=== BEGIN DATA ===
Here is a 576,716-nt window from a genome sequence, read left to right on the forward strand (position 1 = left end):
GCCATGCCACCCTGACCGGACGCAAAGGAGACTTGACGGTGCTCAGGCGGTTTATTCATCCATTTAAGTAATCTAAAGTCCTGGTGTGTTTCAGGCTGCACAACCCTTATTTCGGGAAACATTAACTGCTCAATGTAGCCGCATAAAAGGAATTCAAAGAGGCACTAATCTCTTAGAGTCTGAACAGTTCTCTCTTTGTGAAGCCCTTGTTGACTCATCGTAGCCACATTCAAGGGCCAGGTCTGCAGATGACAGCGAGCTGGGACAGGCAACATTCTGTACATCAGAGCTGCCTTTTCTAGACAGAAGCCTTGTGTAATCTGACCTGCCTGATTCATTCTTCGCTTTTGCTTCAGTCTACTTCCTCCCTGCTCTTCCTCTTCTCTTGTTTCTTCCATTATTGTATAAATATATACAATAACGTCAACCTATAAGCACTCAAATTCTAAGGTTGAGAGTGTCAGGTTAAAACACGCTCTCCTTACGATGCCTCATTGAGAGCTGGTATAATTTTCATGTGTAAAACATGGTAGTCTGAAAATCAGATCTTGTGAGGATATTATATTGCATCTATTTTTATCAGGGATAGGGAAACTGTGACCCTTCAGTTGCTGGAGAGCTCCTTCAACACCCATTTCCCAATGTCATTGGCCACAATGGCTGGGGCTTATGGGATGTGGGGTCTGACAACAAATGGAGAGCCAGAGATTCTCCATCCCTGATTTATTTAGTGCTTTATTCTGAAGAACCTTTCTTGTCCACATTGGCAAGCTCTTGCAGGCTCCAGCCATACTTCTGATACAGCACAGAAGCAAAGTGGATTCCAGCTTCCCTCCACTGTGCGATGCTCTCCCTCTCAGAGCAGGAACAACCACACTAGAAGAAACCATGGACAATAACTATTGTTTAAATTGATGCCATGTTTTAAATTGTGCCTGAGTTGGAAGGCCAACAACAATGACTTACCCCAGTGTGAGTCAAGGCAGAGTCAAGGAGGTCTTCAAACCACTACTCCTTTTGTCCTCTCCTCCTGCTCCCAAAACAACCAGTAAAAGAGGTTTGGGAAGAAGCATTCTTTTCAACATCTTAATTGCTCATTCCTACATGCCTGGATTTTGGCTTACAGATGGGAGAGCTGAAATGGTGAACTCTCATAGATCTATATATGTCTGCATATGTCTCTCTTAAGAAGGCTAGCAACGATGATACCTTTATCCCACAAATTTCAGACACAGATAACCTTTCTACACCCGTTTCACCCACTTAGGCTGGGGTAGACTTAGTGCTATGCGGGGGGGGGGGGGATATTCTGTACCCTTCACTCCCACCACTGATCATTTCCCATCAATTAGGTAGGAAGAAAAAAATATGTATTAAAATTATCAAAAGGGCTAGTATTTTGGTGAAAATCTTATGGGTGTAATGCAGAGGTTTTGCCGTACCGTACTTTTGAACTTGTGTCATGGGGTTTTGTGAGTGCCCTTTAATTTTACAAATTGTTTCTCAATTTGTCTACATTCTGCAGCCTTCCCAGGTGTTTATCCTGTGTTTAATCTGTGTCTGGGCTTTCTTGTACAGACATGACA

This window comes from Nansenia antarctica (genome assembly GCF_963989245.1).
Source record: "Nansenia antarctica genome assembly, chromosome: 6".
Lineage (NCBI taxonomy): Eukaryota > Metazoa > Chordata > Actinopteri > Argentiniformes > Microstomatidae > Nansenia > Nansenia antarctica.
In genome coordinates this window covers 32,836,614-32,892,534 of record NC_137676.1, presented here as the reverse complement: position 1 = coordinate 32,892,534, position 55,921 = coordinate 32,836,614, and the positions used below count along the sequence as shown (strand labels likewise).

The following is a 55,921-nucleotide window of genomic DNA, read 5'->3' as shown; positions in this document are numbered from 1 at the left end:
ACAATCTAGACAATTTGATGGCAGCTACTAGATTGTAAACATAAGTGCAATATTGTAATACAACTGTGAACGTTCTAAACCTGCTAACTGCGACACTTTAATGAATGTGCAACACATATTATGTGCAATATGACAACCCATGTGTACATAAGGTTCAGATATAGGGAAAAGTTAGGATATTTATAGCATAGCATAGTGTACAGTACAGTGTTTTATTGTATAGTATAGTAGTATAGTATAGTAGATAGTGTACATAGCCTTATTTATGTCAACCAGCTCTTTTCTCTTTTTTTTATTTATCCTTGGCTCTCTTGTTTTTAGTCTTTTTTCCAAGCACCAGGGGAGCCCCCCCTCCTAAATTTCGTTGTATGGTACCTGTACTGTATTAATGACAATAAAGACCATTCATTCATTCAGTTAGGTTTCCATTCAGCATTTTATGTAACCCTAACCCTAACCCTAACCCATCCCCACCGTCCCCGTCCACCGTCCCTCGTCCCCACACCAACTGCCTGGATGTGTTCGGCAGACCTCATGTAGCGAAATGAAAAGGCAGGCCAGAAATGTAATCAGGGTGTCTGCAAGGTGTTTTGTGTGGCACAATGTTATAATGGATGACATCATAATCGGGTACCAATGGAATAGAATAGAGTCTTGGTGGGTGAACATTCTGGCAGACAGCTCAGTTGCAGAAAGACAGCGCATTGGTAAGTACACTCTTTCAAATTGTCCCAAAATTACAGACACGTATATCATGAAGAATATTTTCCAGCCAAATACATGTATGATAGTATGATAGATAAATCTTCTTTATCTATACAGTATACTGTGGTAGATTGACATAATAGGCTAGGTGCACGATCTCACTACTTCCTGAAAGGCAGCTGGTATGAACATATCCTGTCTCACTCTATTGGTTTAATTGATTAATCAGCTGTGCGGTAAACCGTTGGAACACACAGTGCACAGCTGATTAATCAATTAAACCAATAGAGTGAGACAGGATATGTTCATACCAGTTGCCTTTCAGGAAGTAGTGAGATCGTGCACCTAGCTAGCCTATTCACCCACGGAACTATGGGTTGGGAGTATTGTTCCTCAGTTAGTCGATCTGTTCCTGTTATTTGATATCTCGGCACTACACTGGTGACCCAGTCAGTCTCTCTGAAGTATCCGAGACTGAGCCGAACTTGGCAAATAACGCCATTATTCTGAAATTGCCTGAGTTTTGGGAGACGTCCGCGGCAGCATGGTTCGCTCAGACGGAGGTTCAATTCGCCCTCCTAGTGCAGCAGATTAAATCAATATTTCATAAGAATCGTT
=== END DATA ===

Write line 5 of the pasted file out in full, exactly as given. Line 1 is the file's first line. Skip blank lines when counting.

Lineage (NCBI taxonomy): Eukaryota > Metazoa > Chordata > Actinopteri > Argentiniformes > Microstomatidae > Nansenia > Nansenia antarctica.